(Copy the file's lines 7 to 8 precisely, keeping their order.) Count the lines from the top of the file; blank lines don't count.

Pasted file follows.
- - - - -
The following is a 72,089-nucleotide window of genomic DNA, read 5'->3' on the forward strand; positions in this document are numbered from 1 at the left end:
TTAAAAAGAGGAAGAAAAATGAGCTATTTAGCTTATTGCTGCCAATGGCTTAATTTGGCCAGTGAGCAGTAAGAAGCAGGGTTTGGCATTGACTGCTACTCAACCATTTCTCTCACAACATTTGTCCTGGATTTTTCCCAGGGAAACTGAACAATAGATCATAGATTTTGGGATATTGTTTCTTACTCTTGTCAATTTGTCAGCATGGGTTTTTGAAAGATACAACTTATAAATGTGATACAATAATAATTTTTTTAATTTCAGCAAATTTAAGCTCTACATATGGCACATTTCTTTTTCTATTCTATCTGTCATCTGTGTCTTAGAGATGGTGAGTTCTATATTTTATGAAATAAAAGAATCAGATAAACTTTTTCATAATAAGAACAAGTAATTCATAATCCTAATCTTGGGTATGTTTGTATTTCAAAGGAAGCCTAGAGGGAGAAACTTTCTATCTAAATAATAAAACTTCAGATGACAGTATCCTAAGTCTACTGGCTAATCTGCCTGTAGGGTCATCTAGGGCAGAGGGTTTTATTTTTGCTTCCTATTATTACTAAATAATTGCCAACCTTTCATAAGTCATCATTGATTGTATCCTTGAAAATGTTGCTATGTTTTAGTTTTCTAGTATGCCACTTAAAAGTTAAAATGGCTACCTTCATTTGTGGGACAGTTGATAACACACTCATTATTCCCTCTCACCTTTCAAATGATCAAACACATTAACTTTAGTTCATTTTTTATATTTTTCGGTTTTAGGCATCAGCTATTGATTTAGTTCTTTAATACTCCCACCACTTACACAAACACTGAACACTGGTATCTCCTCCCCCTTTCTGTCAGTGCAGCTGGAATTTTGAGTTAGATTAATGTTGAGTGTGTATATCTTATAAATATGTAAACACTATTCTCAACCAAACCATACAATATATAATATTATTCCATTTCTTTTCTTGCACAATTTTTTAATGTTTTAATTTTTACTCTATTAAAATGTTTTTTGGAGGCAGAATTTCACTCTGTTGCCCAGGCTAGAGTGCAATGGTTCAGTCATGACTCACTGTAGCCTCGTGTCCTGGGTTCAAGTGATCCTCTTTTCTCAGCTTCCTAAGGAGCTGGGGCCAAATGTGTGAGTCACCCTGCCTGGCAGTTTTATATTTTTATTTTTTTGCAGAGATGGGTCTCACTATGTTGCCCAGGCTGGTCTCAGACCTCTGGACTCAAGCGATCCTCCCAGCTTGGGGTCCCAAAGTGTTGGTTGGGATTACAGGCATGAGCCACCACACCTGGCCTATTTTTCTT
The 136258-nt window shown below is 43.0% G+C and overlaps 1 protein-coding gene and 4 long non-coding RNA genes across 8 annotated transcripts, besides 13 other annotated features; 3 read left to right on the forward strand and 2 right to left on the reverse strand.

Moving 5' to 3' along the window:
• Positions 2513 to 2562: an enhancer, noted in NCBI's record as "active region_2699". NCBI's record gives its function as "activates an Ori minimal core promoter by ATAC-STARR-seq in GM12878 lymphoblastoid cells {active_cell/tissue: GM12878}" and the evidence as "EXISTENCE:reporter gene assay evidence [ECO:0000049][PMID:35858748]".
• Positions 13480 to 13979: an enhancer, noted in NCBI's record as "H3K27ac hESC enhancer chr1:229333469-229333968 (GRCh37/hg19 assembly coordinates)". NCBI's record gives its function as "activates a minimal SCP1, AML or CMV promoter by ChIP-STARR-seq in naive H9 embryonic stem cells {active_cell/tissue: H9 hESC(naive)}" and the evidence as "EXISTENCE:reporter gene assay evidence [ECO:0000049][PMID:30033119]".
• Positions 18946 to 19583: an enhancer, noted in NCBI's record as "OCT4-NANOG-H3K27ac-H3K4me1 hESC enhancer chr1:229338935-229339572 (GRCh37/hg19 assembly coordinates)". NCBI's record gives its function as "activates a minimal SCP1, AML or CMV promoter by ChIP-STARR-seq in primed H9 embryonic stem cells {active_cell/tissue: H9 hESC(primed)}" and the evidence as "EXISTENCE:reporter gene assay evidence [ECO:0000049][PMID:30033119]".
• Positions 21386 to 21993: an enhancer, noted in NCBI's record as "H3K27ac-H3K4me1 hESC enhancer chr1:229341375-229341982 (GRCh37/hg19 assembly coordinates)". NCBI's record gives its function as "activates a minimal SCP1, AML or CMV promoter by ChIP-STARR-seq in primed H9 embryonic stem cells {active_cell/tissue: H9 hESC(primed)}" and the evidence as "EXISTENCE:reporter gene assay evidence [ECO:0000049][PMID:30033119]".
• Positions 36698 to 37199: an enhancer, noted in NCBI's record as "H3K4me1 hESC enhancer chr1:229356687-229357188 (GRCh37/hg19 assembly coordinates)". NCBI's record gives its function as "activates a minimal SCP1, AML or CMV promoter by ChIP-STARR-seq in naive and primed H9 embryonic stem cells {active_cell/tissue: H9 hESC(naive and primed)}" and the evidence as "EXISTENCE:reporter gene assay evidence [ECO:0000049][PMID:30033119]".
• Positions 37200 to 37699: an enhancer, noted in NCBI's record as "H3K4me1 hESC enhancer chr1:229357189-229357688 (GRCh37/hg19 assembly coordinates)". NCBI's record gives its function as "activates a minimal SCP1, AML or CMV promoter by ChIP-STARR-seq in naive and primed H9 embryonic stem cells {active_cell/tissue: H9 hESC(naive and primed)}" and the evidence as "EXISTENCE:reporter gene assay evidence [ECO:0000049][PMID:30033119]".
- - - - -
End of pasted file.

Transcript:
• Positions 18946 to 19583: an enhancer, noted in NCBI's record as "OCT4-NANOG-H3K27ac-H3K4me1 hESC enhancer chr1:229338935-229339572 (GRCh37/hg19 assembly coordinates)". NCBI's record gives its function as "activates a minimal SCP1, AML or CMV promoter by ChIP-STARR-seq in primed H9 embryonic stem cells {active_cell/tissue: H9 hESC(primed)}" and the evidence as "EXISTENCE:reporter gene assay evidence [ECO:0000049][PMID:30033119]".
• Positions 21386 to 21993: an enhancer, noted in NCBI's record as "H3K27ac-H3K4me1 hESC enhancer chr1:229341375-229341982 (GRCh37/hg19 assembly coordinates)". NCBI's record gives its function as "activates a minimal SCP1, AML or CMV promoter by ChIP-STARR-seq in primed H9 embryonic stem cells {active_cell/tissue: H9 hESC(primed)}" and the evidence as "EXISTENCE:reporter gene assay evidence [ECO:0000049][PMID:30033119]".